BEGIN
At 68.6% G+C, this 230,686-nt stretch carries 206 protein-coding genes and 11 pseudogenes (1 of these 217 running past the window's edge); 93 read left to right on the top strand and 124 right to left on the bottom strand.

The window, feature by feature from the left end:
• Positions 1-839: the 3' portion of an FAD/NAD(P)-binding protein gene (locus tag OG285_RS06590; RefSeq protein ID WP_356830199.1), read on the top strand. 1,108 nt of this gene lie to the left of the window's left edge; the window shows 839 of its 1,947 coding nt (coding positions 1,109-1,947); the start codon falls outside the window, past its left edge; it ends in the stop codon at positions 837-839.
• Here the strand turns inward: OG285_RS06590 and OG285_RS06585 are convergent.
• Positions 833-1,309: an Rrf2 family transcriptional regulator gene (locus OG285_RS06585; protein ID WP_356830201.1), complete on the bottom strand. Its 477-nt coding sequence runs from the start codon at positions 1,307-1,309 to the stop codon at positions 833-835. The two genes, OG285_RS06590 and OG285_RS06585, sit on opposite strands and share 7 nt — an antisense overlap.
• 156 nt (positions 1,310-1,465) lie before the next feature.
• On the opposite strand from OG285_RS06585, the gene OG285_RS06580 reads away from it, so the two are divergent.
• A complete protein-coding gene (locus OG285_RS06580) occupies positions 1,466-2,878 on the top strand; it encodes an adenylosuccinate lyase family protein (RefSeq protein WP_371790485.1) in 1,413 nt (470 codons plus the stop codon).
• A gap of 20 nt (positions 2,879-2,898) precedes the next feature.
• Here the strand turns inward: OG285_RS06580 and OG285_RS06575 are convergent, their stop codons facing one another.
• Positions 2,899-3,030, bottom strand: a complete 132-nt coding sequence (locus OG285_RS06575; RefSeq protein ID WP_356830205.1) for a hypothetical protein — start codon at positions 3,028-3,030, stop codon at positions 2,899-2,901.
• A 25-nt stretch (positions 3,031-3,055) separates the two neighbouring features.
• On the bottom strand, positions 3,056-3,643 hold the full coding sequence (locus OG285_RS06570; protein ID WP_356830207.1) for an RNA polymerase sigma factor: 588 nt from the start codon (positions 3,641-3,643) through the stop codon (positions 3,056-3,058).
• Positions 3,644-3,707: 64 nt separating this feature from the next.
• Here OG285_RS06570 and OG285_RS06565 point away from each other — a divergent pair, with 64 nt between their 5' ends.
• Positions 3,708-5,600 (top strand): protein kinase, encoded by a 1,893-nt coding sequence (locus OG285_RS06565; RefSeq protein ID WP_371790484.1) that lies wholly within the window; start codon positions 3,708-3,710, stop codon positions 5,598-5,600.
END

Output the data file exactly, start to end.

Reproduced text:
At 68.6% G+C, this 230,686-nt stretch carries 206 protein-coding genes and 11 pseudogenes (1 of these 217 running past the window's edge); 93 read left to right on the top strand and 124 right to left on the bottom strand.

The window, feature by feature from the left end:
• Positions 1-839: the 3' portion of an FAD/NAD(P)-binding protein gene (locus tag OG285_RS06590; RefSeq protein ID WP_356830199.1), read on the top strand. 1,108 nt of this gene lie to the left of the window's left edge; the window shows 839 of its 1,947 coding nt (coding positions 1,109-1,947); the start codon falls outside the window, past its left edge; it ends in the stop codon at positions 837-839.
• Here the strand turns inward: OG285_RS06590 and OG285_RS06585 are convergent.
• Positions 833-1,309: an Rrf2 family transcriptional regulator gene (locus OG285_RS06585; protein ID WP_356830201.1), complete on the bottom strand. Its 477-nt coding sequence runs from the start codon at positions 1,307-1,309 to the stop codon at positions 833-835. The two genes, OG285_RS06590 and OG285_RS06585, sit on opposite strands and share 7 nt — an antisense overlap.
• 156 nt (positions 1,310-1,465) lie before the next feature.
• On the opposite strand from OG285_RS06585, the gene OG285_RS06580 reads away from it, so the two are divergent.
• A complete protein-coding gene (locus OG285_RS06580) occupies positions 1,466-2,878 on the top strand; it encodes an adenylosuccinate lyase family protein (RefSeq protein WP_371790485.1) in 1,413 nt (470 codons plus the stop codon).
• A gap of 20 nt (positions 2,879-2,898) precedes the next feature.
• Here the strand turns inward: OG285_RS06580 and OG285_RS06575 are convergent, their stop codons facing one another.
• Positions 2,899-3,030, bottom strand: a complete 132-nt coding sequence (locus OG285_RS06575; RefSeq protein ID WP_356830205.1) for a hypothetical protein — start codon at positions 3,028-3,030, stop codon at positions 2,899-2,901.
• A 25-nt stretch (positions 3,031-3,055) separates the two neighbouring features.
• On the bottom strand, positions 3,056-3,643 hold the full coding sequence (locus OG285_RS06570; protein ID WP_356830207.1) for an RNA polymerase sigma factor: 588 nt from the start codon (positions 3,641-3,643) through the stop codon (positions 3,056-3,058).
• Positions 3,644-3,707: 64 nt separating this feature from the next.
• Here OG285_RS06570 and OG285_RS06565 point away from each other — a divergent pair, with 64 nt between their 5' ends.
• Positions 3,708-5,600 (top strand): protein kinase, encoded by a 1,893-nt coding sequence (locus OG285_RS06565; RefSeq protein ID WP_371790484.1) that lies wholly within the window; start codon positions 3,708-3,710, stop codon positions 5,598-5,600.